The Big Risk In Currency Devaluations Is That It May End In China

By Bryan Rich

August 14, 5:00 pm EST

We talked yesterday about the sharp currency devaluation in Turkey over the past few days. The Lira bounced aggressively today, which soothes some fears in global markets.

As I said, many have made comparisons to the Asian currency crisis of the late 90s, and have speculated on the potential for the events in Turkey to ultimately destabilize global markets.  But as we discussed yesterday, this looks more like the 2014 currency attack on the Russian ruble — a geopolitically-driven crippling of an economy with bad behaving leadership.

With that in mind, here’s what happened to U.S. stocks back in 2014, when the ruble lost 5% of its value (vs the dollar) in just 7 days.  But the decline was fully recovered in just 3 days.

U.S. stocks have been the proxy for global market stability throughout the past decade (the crisis and post-crisis era).  So, for perspective on just how shaky the Turkey influence is being perceived, the S&P 500 sits just one percent off of all-time highs at today’s close.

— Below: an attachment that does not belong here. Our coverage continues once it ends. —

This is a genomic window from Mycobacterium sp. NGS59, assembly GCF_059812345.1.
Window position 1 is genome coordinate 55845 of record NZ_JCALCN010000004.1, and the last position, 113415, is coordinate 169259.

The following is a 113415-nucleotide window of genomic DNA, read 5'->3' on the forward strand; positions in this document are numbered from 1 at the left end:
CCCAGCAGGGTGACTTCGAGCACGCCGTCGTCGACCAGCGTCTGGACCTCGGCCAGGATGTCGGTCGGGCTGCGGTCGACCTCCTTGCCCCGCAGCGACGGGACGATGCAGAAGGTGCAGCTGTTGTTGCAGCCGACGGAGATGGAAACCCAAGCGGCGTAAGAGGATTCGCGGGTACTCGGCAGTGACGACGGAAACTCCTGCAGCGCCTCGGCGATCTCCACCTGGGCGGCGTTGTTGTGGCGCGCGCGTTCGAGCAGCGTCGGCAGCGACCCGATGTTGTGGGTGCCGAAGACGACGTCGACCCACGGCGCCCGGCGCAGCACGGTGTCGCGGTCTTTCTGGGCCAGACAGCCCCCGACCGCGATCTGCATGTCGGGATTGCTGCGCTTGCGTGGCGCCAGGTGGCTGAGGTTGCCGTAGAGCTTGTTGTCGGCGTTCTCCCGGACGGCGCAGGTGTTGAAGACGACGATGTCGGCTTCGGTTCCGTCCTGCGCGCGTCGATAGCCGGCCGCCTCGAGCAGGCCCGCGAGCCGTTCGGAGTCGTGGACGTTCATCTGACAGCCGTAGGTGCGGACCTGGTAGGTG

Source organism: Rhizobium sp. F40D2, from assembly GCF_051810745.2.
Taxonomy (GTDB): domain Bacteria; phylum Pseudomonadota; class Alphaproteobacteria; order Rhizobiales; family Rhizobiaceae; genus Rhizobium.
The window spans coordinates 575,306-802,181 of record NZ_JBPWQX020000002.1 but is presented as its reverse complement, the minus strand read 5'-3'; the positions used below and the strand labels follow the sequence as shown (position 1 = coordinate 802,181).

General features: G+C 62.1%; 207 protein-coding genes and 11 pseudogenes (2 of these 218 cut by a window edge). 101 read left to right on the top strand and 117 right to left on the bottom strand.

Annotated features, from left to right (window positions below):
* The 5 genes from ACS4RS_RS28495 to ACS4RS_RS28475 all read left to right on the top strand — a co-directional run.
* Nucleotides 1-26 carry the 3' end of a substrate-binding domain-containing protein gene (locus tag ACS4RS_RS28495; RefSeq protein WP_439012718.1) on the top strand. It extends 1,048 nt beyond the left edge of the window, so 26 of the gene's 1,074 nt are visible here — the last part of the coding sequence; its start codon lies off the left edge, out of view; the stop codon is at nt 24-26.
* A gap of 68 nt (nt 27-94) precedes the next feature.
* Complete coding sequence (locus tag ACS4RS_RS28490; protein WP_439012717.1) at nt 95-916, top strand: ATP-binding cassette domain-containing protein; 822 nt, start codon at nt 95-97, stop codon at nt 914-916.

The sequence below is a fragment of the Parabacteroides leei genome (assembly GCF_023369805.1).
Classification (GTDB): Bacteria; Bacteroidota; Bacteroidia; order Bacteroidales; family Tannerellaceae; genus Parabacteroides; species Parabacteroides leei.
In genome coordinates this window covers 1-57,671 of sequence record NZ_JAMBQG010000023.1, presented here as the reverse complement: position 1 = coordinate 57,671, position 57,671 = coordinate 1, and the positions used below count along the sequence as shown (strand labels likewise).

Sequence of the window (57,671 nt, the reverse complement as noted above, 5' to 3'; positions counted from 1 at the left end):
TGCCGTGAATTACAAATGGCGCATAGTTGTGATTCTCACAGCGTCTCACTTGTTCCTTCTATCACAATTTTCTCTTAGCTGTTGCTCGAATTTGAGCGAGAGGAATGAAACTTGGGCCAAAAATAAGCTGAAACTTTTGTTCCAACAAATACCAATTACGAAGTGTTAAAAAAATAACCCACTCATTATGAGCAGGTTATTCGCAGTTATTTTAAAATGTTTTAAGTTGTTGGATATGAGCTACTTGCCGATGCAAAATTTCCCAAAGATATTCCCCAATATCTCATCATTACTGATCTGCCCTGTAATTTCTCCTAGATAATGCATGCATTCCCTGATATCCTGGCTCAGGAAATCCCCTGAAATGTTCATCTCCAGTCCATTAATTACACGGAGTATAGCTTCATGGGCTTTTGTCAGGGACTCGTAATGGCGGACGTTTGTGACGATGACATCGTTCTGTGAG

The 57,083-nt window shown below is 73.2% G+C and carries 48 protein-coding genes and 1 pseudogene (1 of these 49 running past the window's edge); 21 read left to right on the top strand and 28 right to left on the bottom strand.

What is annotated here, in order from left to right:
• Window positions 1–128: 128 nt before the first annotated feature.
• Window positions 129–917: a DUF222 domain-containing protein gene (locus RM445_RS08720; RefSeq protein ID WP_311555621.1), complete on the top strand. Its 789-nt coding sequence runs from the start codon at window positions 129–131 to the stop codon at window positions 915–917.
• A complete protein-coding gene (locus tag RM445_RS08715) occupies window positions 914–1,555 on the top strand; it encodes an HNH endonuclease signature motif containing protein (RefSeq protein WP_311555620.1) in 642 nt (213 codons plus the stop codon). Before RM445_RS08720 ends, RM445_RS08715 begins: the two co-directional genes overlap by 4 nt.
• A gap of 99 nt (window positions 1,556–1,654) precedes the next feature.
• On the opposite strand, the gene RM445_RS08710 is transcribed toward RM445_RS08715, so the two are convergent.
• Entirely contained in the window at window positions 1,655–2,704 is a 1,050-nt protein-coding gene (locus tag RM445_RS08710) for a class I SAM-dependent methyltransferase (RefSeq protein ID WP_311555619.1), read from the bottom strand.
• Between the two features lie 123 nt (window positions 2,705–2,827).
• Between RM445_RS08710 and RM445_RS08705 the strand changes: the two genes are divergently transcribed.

Remember, the ECB stands ready to plug any holes necessary in European bank exposure to Turkish debt.  That euro-denominated debt has been the risk people immediately homed in on.

The real question is, will this (currency crisis) ultimately end in China, with a revaluation of the yuan, or perhaps a free-floating yuan?  

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